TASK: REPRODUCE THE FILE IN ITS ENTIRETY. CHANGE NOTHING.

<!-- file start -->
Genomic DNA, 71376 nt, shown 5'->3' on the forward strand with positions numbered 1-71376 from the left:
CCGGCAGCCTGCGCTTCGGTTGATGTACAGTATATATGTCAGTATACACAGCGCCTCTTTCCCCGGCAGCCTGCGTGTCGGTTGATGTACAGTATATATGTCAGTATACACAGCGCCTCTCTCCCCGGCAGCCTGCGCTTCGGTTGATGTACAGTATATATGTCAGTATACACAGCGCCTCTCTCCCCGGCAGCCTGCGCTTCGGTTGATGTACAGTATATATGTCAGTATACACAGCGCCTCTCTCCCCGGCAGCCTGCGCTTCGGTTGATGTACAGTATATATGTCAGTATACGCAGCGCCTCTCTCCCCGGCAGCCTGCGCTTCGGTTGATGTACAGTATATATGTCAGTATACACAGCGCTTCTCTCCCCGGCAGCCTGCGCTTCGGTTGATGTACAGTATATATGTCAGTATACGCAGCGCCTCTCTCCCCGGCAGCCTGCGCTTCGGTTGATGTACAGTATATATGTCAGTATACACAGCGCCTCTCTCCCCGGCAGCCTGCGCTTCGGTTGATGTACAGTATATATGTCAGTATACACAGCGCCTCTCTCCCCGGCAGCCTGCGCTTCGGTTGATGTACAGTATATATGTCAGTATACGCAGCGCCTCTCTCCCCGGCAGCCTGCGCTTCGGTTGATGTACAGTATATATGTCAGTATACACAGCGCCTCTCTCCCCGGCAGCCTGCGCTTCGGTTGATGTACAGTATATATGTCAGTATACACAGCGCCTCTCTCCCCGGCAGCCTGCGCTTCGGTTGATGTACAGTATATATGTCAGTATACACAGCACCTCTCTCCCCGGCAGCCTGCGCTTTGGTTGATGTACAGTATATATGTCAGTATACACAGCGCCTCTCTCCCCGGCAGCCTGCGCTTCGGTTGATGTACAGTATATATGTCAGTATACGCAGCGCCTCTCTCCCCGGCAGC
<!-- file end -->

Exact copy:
Genomic DNA, 71376 nt, shown 5'->3' on the forward strand with positions numbered 1-71376 from the left:
CCGGCAGCCTGCGCTTCGGTTGATGTACAGTATATATGTCAGTATACACAGCGCCTCTTTCCCCGGCAGCCTGCGTGTCGGTTGATGTACAGTATATATGTCAGTATACACAGCGCCTCTCTCCCCGGCAGCCTGCGCTTCGGTTGATGTACAGTATATATGTCAGTATACACAGCGCCTCTCTCCCCGGCAGCCTGCGCTTCGGTTGATGTACAGTATATATGTCAGTATACACAGCGCCTCTCTCCCCGGCAGCCTGCGCTTCGGTTGATGTACAGTATATATGTCAGTATACGCAGCGCCTCTCTCCCCGGCAGCCTGCGCTTCGGTTGATGTACAGTATATATGTCAGTATACACAGCGCTTCTCTCCCCGGCAGCCTGCGCTTCGGTTGATGTACAGTATATATGTCAGTATACGCAGCGCCTCTCTCCCCGGCAGCCTGCGCTTCGGTTGATGTACAGTATATATGTCAGTATACACAGCGCCTCTCTCCCCGGCAGCCTGCGCTTCGGTTGATGTACAGTATATATGTCAGTATACACAGCGCCTCTCTCCCCGGCAGCCTGCGCTTCGGTTGATGTACAGTATATATGTCAGTATACGCAGCGCCTCTCTCCCCGGCAGCCTGCGCTTCGGTTGATGTACAGTATATATGTCAGTATACACAGCGCCTCTCTCCCCGGCAGCCTGCGCTTCGGTTGATGTACAGTATATATGTCAGTATACACAGCGCCTCTCTCCCCGGCAGCCTGCGCTTCGGTTGATGTACAGTATATATGTCAGTATACACAGCACCTCTCTCCCCGGCAGCCTGCGCTTTGGTTGATGTACAGTATATATGTCAGTATACACAGCGCCTCTCTCCCCGGCAGCCTGCGCTTCGGTTGATGTACAGTATATATGTCAGTATACGCAGCGCCTCTCTCCCCGGCAGC